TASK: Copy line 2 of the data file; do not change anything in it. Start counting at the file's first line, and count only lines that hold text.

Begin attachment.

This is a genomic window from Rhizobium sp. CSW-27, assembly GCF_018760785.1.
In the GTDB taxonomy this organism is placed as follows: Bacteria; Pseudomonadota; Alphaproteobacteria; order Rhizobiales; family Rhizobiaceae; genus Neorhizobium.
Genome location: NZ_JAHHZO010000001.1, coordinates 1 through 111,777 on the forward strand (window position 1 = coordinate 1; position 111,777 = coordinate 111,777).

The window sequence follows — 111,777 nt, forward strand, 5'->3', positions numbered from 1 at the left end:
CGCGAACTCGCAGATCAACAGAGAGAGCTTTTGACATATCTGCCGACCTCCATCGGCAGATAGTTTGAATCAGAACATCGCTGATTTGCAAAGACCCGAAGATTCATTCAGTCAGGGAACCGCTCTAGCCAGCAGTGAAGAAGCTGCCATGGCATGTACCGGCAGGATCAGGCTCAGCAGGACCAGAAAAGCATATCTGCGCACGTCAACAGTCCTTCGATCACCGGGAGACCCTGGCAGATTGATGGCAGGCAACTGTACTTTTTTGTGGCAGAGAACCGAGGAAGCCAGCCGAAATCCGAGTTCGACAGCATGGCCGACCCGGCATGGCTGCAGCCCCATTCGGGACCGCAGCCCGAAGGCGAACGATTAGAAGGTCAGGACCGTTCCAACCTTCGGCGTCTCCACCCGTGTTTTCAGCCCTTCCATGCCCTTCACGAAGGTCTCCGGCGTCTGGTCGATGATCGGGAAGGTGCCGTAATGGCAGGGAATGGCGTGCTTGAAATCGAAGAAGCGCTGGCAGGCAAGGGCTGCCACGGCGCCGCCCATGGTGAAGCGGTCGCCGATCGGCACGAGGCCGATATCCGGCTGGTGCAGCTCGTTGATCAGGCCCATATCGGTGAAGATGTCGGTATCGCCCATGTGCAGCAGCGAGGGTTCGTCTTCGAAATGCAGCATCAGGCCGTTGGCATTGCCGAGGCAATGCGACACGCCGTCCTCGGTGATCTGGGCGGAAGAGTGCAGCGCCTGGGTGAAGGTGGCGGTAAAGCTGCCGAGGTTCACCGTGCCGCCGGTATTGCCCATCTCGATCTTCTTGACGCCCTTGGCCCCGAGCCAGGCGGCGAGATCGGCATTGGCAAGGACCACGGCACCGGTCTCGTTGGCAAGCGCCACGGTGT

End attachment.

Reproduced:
In the GTDB taxonomy this organism is placed as follows: Bacteria; Pseudomonadota; Alphaproteobacteria; order Rhizobiales; family Rhizobiaceae; genus Neorhizobium.